“The business in China is an integral part of our strategy,” François says, “and is considered of vital importance to the development of the Group, due to its market size and the opportunities for growth that it offers.” The company is currently transforming in line with ‘mega-trends’ emerging in the auto industry, including the evolution towards connected, autonomous, ride-sharing and electric vehicles.
“It’s exciting to be in the automotive industry these days, because we are seeing so many changes,” he says. In line with these trends, the company acquired Jiangxi Coagent Electronics Co, a Chinese company specialising in in-vehicle infotainment (IVI),
in November 2017.
“IVI is extremely important as part of the evolution of cabins, or what we call the ‘Cockpit of the Future’,” François explains. More recently, the Group announced a project to acquire Clarion from Hitachi Automotive System, which significantly reinforces Faurecia’s offer for cockpit systems integration.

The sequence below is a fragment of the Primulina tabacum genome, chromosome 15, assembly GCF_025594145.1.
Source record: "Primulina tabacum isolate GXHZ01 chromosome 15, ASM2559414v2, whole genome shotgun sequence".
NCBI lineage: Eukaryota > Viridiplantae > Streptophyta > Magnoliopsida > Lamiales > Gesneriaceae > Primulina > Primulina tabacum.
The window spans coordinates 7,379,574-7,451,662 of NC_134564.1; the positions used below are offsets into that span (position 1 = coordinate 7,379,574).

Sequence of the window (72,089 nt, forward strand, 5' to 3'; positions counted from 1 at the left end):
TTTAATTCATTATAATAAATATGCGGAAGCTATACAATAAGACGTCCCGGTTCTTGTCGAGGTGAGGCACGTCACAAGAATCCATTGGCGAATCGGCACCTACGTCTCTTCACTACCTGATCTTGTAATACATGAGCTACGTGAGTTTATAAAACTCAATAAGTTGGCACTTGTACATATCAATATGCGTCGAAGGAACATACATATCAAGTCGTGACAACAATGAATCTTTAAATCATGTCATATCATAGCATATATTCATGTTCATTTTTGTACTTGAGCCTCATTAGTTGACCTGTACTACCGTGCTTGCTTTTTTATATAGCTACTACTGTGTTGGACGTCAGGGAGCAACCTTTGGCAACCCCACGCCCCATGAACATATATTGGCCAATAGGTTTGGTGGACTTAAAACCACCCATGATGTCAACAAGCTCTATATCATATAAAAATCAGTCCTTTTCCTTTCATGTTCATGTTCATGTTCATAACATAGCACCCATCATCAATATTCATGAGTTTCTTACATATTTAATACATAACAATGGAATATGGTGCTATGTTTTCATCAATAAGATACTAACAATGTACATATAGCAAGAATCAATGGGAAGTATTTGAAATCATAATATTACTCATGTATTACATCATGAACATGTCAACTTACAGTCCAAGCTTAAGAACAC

The design of the Cockpit of the Future is currently one of Faurecia’s main areas of interest. When cars have become autonomous, he asks, “What is it that we will want to do? How will we design the interior of a car in such a context?” The solution is to provide personalised experiences to passengers, incorporating connected and predictive seats, morphing instrument panels that respond to shifts between driving and autonomous modes, and an immersive sound experience resting on an audio system that features individual sound bubbles.
Faurecia’s work on the Cockpit of the Future is being carried out in conjunction with FAW Group, in Changchun, and François places a high value on collaborative relationships like this. The company has entered into joint ventures with Dongfeng Motor Corporation, Chang’an Automobile, BYD and Wuling Industries, and this cooperation with Chinese original equipment manufacturers has been a main area of focus for the group over the past three years, part of building “a complete ecosystem here in China geared towards these new vehicles”.
Considering the way the company shapes its supplier relationships, François acknowledges, “Faurecia is a multinational company, so we cannot just operate as a single local entity. We have to deal with the reality of having both global and local suppliers, and need to manage our global supply chain accordingly.” Faurecia gives its local suppliers the chance to access the benefits arising from being part of the company’s global supply chain.